Although you can change the startup disk from the System Preferences window in Mac OS X 10.9 Mavericks, there are times when you may need to change it from the Terminal. For example, you can incorporate this function into a more complex UNIX shell script that is configured to maintain backups of your disks by imaging them. The Terminal gives you access to the UNIX system, so it can be a dangerous tool if you don't know what you're doing.
Use the Bless Command
Click the magnifying glass icon at the top of the Mac screen to display the Spotlight dialog box, type "Terminal" and then click "Terminal" in the list of results to launch the Terminal utility.
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Type "sudo bless -mount /Volumes/Startup_Disk_Name -setBoot" without the quotation marks into the Terminal window. The Bless command changes the startup disk. Replace "Startup_Disk_Name" with the correct name of the disk you want to boot from. If the name contains spaces, enclose the entire path in quotation marks. For example, if your startup disk is labeled "My Mac," type the following command: sudo bless -mount "/Volumes/My Mac" -setBoot.
Press "Enter" to run the command and change the startup disk. Note that your Mac boots from the new disk after you restart it. To restart the Mac from the command line immediately, run the following command: sudo shutdown -r now. Don't forget to save your work before you issue the command.
To get more information on the Bless command, type "man bless" without the quotes into the Terminal and press "Enter."
A simple bash shell script that changes the startup disk and then restarts the Mac looks like this:
#!/bin/bash bless -mount /Volumes/Startup_Disk_Name -setBoot shutdown -r now
To run the shell at a specified time, create a Cron job.
Don't forget the "sudo" part of the command to run it as a superuser from the Terminal. Using "sudo" in a bash shells script is not necessary, especially if you run the script as a superuser.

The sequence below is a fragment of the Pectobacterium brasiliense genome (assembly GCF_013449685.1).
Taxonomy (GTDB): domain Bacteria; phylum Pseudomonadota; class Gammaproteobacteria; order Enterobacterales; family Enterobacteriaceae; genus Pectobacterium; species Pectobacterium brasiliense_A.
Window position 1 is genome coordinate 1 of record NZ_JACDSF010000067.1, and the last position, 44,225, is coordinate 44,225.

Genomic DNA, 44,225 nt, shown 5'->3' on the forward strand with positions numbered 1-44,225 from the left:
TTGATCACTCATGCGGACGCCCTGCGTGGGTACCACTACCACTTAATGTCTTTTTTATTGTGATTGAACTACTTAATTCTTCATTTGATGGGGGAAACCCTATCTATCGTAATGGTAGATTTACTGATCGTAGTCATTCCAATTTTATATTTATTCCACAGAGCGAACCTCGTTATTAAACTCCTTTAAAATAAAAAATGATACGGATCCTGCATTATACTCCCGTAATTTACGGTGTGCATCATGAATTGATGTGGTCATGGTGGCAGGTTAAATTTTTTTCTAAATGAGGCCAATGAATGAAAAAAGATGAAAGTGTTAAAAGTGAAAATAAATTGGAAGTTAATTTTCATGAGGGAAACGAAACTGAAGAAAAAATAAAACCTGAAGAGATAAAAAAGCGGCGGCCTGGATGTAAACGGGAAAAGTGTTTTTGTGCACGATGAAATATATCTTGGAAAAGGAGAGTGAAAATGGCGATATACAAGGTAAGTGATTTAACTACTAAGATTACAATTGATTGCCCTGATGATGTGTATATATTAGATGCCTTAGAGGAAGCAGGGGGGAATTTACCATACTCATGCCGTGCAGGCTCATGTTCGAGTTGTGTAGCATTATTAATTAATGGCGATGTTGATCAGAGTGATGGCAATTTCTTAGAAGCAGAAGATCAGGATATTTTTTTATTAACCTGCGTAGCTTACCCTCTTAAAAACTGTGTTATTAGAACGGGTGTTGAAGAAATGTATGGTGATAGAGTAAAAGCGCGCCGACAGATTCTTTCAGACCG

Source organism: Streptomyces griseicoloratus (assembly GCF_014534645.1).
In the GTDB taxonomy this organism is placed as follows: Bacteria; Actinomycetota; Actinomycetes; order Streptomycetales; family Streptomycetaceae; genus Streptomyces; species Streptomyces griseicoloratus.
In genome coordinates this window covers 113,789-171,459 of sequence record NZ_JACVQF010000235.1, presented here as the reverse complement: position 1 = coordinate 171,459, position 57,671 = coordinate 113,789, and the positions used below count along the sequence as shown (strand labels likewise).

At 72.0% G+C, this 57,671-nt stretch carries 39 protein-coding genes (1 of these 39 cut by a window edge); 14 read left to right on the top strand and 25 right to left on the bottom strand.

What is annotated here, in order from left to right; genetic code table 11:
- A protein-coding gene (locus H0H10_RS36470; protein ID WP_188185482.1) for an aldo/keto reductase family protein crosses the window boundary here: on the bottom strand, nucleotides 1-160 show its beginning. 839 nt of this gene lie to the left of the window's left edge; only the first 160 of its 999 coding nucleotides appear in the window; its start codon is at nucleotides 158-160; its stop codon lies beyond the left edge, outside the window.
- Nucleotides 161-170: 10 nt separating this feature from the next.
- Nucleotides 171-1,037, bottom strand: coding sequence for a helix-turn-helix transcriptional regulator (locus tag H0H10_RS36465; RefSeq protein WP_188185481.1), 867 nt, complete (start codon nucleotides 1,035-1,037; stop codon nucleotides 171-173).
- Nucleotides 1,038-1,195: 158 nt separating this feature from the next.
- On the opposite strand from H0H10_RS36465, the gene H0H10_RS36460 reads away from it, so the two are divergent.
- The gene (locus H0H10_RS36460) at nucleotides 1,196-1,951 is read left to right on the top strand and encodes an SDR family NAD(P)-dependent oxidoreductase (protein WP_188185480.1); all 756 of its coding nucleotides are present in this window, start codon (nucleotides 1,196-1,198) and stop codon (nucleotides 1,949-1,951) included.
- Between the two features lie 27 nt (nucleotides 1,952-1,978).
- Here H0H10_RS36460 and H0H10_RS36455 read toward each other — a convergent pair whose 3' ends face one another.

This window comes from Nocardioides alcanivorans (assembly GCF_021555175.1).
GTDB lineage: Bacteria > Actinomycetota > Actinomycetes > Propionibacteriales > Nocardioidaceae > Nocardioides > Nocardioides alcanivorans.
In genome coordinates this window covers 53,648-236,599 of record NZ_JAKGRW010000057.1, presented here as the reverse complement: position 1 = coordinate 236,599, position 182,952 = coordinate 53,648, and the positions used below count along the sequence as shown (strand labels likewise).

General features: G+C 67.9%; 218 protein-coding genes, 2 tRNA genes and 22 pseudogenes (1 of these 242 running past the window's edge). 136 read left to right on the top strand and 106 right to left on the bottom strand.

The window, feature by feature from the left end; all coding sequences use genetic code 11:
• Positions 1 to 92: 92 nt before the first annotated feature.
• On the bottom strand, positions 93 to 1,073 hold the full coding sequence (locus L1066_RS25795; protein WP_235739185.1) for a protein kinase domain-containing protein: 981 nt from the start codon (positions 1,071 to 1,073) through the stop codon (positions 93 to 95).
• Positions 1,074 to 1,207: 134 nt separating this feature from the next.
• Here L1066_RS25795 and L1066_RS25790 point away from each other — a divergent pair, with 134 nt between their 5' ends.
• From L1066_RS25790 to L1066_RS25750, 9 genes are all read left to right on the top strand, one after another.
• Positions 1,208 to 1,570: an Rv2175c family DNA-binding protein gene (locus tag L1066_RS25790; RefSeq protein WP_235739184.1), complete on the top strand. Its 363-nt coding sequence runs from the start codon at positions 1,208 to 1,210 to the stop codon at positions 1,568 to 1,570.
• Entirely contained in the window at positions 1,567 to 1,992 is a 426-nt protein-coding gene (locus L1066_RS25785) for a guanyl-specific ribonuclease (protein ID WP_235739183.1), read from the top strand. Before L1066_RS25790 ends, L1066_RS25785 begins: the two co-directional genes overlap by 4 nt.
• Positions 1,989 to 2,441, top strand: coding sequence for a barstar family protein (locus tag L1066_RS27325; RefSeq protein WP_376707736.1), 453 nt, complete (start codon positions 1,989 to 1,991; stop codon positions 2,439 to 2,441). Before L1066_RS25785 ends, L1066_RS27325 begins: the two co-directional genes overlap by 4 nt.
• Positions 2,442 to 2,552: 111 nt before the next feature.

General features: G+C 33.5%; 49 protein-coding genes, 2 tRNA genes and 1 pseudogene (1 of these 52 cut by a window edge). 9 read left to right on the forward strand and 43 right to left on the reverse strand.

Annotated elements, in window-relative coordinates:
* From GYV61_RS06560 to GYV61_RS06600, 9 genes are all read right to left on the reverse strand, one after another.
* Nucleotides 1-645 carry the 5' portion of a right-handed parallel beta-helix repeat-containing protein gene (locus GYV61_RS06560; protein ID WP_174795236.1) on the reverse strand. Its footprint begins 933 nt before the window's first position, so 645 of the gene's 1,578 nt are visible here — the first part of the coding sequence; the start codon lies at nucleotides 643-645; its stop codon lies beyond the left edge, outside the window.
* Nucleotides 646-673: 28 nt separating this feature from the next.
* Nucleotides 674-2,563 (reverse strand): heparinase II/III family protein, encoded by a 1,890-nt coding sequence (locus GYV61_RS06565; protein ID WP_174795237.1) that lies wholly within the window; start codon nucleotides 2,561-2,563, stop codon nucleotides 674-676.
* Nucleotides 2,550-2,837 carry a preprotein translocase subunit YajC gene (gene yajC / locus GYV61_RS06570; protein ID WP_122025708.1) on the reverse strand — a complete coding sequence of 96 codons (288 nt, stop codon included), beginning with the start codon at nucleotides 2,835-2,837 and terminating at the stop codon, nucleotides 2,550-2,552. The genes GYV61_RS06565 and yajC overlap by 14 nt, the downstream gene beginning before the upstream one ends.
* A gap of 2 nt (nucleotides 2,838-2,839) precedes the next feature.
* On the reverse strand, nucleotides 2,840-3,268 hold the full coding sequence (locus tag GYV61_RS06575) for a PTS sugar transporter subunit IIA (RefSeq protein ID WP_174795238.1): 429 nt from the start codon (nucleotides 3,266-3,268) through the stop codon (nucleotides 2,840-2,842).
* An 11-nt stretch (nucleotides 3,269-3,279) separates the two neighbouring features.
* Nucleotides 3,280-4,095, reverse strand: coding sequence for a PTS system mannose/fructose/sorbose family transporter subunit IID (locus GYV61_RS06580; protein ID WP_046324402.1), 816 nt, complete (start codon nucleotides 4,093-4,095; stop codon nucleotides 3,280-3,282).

You can change the startup disk while the Mac is booting. Just hold the "Option" key after you turn on or restart your Mac to display the Startup Manager. Use the arrow keys to select the drive you want to boot from and then press "Enter" to use it.
To change the startup volume from the System Preferences menu, click "Apple," select "System Preferences" and then click "Startup Disk" to display the Startup Disk window. Enter your username and password if prompted, select the disk you want to boot from and then click "Restart."
Don't run commands in the Terminal unless you know what you're doing. Because the Terminal allows unrestricted access to the UNIX system, you can cause serious damage to the operating system if you run a wrong command. Even a typo can cause irreparable damage.
If you use the Startup Disk to change the startup drive, make sure you don't accidentally select a network install image. The image is designed to reinstall the system software, so you may lose everything on the hard drive. You can easily recognize a network install image because its icon has a green arrow that points downwards.